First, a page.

Friday, July 10, 2015
Australia 5/264 struggle to match England's 430 as Moeen Ali finds form with bat and ball: T1D2
Australia 5/264 (70ov, Rogers 95/133b/1x6 11x4, Clarke 38, Smith 33, Voges 31) trail England 430 (102.1ov, Root 134, Ali 77/88b/1x6 11x4, Ballance 61, Stokes 52, Starc 24.1-4-114-5, Hazlewood 3/83) by 166 runs with 5 1st inns wkts in hand: T1/5 D2/5 at Cardiff.
England's last three wickets, with Moeen Ali in the lead, added a breezy 87 runs from 85 balls in the morning session before Australia began promisingly yet lost wickets in the quest to regain the initiative.
I'd never doubted Ali's ability with the bat, but questioned why he is now at no 8. His 77 was the knock of a top six Test player. He has already confirmed in ODIs that he has talent and in this innings showed how his skills now span both formats.
It has been his bowling which worried me. After watching him against the West Indies and New Zealand earlier this year I felt he was at best a batting allrounder, with his bowling not good enough for him to be considered one of the top 4 (or perhaps even 5) in England's Test eleven..
Australia seem to have shared my view of him...until now. Their plan to hit him out of the attack didn't work as he snared both Steve Smith, caught at short mid on, and Michael Clarke, a nifty c&b. That both players had looked well set but only contributed 31 and 38 respectively dented Australia's prospects of posting a good reply. Chris Rogers' 95 at least kept the scoreboard moving (and more rapidly than in the early phase of his career): he looks capable of scoring a ton...until he nears that mark.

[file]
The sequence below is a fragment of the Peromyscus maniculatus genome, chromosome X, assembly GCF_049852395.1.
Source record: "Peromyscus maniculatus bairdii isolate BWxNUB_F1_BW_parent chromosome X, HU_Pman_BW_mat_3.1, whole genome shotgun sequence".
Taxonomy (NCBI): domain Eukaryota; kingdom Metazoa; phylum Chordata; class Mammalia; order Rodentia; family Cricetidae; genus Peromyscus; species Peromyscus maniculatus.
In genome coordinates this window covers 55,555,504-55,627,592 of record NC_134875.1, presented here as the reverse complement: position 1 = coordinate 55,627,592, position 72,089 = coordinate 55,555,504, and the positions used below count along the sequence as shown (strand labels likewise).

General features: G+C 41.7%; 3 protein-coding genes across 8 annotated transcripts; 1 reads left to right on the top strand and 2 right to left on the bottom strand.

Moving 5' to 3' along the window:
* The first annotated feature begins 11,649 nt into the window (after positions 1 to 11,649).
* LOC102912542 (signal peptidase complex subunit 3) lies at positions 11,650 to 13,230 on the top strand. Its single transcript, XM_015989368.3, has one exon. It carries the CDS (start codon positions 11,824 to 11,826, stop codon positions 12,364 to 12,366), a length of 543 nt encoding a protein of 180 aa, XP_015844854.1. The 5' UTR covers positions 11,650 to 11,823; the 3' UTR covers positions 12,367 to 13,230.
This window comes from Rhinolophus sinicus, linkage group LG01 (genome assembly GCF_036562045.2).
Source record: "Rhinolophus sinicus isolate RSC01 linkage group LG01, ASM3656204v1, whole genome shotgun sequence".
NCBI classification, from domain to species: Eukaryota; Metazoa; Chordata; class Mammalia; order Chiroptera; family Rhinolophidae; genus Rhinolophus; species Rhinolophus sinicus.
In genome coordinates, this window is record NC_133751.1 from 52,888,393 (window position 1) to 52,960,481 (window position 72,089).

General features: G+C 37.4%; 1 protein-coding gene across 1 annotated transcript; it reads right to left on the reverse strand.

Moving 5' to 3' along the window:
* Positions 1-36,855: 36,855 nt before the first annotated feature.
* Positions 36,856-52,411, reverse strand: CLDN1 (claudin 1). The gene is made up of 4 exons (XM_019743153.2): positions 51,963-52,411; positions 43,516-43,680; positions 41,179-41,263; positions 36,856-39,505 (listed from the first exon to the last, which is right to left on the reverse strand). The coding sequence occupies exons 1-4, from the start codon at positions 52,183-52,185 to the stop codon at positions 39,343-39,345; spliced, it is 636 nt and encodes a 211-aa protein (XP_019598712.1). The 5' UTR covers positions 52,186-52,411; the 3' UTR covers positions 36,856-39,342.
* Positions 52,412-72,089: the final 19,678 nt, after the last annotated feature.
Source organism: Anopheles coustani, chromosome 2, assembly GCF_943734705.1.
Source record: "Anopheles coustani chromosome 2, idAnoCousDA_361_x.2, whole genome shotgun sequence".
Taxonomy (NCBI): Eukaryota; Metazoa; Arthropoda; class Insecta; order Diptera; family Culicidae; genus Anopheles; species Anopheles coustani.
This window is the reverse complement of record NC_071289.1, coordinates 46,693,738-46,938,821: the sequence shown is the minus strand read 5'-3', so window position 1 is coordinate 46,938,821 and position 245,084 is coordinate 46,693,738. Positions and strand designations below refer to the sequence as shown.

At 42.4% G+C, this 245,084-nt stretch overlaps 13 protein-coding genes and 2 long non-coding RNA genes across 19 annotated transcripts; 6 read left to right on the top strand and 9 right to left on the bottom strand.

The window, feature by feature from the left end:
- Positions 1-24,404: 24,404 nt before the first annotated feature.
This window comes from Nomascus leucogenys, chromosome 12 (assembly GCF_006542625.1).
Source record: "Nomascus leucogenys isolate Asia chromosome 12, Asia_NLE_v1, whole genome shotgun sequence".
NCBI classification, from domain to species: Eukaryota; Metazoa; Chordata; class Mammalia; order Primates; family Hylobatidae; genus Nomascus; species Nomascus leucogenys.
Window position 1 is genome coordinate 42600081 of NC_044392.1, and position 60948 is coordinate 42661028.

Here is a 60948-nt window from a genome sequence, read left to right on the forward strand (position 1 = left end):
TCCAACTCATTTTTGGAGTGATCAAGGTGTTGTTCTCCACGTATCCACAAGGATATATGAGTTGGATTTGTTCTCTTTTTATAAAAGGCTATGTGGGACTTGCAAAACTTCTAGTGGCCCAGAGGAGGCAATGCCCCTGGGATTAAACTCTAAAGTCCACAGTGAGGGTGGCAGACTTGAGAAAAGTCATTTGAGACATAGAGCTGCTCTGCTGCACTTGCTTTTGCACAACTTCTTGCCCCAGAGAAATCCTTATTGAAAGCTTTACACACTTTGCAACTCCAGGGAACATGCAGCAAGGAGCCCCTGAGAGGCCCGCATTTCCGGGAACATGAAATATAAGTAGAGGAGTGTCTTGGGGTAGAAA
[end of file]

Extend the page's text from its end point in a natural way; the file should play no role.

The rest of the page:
Ali may have been the biggest surprise packet of the England attack, yet he was generally well supported by his quicker colleagues each of whom, Stuart Broad excepted, took a wicket. Broad still has a chance to remedy this, unlike Mitchell Johnson who went for 111 from 25 wicketless overs.
With Adam Voges falling late in the day for 31 England have the initiative. It is nevertheless too early to claim that they have the ascendancy, as Shane Watson, the last of Australia's top six is still there with 29*. In recent times the lower order (including the latterly out of form Brad Haddin) have often added handy runs, so without another solid contribution from them it will be next to impossible to gain a first innings lead, or even a small deficit.
Another late night- early morning watching TV and listening to the radio commentary beckons.
PS I have refrained from commenting upon the embarrassing injury to Alistair Cook which (together with the varied reactions of his teammates) were shown on TV and have been posted to YouTube.